Remember: Children are ALWAYS Listening
Long before children are able to talk coherently, they have been listening to and absorbing EVERYTHING they hear. Often times we, especially the parents, aren’t even aware that a child is doing so. Once they start talking however this becomes apparent. We need to talk to our children with respect and with clear and precise vocabulary, paying particular attention to the pronunciation of words, not swallowing or missing out letters. If you want your child to be well spoken then you must set a good example and talk with your child exactly as you want to be spoken to and exactly as you would like them to speak! (The same applies to behaviour as well. Behaviour breeds behaviour! If you are positive, the child will be. If you are negative, likewise the child will be!). AND this must be done earlier than perhaps previously considered necessary. Babies, even before birth, can hear what is going on in the outside world and this adds to their language skills. This continues to play an important role in the child’s experience in the first months and years ahead. At this age children show an unearthly ability to absorb language in all its complexities, and not just one language! A child is greatly helped in the development of good language skills by being included in our conversation from the very beginning. We must listen and speak respectfully with our children from birth on. The way we talk with one another is also important. We need to set good examples. A child’s spoken language is the foundation for their later ability in reading and writing.
It is no coincidence that some children are good at reading and writing and others are not, (unless of course they are dyslexic or have some other learning inability), that some find joy in doing so and others don’t. The pleasure and fun of exploring language begins early, and is the most intense, in the first three years of life.
The attention we give a child when he first begins to talk to us is important. Children may becomes so excited about their ability to talk and being able to express themselves that they stutter. This is a very natural stage when learning to talk. It is signal for the adult to stop, listen and look the child in they eyes. Missing words should NOT be supplied. The stutter should NOT be commented on. A child that feels listened to in a respectful manner generally calms down and develops the ability to speak more clearly..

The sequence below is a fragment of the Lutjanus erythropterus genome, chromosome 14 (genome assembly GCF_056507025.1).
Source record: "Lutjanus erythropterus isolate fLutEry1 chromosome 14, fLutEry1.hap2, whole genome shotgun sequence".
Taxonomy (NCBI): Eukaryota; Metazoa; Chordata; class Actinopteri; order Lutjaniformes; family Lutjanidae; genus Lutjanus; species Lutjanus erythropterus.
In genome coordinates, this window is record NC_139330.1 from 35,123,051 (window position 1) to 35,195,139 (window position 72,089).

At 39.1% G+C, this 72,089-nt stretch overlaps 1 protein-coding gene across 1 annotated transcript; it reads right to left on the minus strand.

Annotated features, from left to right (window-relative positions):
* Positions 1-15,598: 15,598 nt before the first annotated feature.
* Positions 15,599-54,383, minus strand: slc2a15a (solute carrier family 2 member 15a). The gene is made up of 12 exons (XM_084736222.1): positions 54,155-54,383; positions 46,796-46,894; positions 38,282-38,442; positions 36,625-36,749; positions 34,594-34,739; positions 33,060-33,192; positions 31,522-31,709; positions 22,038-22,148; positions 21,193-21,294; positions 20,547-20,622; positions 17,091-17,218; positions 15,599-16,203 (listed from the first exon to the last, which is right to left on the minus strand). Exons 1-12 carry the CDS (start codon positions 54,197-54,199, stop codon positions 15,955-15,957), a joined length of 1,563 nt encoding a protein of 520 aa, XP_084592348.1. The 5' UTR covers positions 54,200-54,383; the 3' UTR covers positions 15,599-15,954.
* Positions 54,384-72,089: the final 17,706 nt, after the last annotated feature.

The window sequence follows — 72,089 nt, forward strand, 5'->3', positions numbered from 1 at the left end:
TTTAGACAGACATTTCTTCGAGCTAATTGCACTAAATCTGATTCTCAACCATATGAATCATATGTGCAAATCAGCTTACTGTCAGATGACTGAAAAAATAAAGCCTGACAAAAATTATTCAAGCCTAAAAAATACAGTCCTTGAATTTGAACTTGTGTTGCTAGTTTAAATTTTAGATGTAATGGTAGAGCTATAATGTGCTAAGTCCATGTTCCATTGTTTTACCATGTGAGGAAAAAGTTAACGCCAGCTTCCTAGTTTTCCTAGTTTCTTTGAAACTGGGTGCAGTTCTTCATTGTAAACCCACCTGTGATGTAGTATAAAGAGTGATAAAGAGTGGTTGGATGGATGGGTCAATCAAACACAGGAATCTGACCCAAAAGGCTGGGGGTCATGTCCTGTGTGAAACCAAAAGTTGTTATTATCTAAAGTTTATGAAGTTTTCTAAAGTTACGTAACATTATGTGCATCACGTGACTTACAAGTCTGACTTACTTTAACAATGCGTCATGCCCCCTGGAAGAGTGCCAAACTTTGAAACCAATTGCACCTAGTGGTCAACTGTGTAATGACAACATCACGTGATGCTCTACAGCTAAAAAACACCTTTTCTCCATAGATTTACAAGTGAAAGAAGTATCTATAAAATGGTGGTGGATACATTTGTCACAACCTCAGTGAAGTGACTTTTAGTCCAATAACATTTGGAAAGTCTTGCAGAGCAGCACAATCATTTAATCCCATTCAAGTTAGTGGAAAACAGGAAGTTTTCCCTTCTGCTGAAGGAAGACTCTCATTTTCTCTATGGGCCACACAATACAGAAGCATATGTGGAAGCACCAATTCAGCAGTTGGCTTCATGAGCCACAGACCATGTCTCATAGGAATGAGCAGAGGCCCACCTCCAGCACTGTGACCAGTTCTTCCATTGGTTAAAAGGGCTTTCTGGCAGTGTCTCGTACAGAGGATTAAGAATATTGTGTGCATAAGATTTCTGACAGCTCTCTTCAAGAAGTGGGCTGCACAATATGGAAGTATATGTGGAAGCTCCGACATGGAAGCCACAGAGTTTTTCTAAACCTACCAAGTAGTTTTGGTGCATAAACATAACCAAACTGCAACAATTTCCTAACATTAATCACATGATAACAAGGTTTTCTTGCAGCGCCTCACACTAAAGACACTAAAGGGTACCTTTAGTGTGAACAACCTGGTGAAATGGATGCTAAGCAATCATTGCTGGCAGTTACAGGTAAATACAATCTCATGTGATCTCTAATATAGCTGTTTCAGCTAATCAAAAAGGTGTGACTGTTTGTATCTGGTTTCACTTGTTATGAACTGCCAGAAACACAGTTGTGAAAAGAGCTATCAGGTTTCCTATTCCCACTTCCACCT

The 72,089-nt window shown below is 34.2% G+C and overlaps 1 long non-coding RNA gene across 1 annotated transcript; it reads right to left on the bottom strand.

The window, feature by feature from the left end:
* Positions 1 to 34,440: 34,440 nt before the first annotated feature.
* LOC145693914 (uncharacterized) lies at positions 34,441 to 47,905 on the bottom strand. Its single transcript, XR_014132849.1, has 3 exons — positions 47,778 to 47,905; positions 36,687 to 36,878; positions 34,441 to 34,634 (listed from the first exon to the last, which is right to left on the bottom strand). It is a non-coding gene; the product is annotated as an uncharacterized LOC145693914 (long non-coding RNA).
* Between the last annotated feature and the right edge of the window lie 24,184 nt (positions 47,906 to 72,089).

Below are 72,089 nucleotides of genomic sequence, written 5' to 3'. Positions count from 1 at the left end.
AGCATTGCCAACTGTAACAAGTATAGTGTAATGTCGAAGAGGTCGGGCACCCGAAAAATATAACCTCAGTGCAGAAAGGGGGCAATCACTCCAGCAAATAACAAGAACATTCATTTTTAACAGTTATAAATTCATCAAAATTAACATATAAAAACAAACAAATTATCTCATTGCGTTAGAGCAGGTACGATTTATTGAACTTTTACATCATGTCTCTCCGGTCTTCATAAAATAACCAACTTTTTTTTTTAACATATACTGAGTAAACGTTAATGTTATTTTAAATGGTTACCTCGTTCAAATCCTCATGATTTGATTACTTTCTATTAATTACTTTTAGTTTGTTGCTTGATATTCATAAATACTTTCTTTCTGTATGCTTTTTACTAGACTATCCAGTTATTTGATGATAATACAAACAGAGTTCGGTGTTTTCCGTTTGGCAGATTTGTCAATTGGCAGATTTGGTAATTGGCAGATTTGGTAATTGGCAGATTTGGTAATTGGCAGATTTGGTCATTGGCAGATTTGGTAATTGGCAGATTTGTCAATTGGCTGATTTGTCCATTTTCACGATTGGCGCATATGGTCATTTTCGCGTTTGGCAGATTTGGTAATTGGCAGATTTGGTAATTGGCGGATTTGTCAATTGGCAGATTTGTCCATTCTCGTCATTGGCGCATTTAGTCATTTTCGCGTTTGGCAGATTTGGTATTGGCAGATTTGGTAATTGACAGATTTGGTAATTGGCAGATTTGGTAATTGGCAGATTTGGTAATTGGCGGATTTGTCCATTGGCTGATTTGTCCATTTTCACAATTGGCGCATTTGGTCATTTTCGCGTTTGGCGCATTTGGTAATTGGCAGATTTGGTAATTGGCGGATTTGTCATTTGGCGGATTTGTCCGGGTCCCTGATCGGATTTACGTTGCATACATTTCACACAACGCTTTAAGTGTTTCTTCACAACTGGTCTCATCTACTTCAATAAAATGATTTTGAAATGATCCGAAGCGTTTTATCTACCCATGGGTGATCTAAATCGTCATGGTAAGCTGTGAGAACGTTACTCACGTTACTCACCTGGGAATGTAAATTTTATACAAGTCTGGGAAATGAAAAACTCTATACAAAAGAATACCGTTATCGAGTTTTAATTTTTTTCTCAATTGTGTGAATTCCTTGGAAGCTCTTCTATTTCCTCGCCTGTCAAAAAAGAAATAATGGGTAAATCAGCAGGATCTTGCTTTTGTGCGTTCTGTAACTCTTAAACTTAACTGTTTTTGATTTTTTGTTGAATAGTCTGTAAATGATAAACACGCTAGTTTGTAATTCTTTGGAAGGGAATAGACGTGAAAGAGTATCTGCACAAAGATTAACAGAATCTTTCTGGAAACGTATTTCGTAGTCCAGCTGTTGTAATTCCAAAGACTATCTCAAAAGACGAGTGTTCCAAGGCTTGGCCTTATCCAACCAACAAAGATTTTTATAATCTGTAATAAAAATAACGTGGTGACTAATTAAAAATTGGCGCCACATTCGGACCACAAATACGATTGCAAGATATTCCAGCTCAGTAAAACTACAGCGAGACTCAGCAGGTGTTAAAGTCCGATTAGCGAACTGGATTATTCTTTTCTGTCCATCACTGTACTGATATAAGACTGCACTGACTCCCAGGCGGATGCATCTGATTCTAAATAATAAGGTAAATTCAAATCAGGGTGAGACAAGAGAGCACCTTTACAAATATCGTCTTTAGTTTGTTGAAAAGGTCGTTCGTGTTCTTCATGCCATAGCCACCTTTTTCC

To be successful in language a child needs confidence that what they have to say is important, a desire to relate to others, real experience on which language is based, and the physical abilities necessary in reading and writing.
A child’s language development will be aided and enriched by providing a stimulating environment, with abundant sensory experiences and in language, providing a wealth of experience, because language is meaningless if it is not based on experience.
Experiencing real objects should come before pictures or names of these objects whenever possible. E.g. if you have a new book with pictures of fruits and vegetables, let the child handle, smell, cut up, and taste a piece of fruit. Then go and look at a picture of it, and other fruits, in the book. The intelligence is then founded on first hand experience.
Children want to learn the name of every object in their environments, and the meanings of the words that are heard. Children are so eager to be able to communicate about daily life with their family and others they know! Name everything in sight, whether in the home or out of the home, to your child, point, clearly pronounce the words of kitchen objects, toys, food, vehicles, trees, ants, butterflies, flowers, clouds, airplanes, glasses, cups, cutlery, crockery, electrical items, cats, horses other animals, cushions, blankets, pillows, pictures, jewelry items, clothing items, dogs, etc…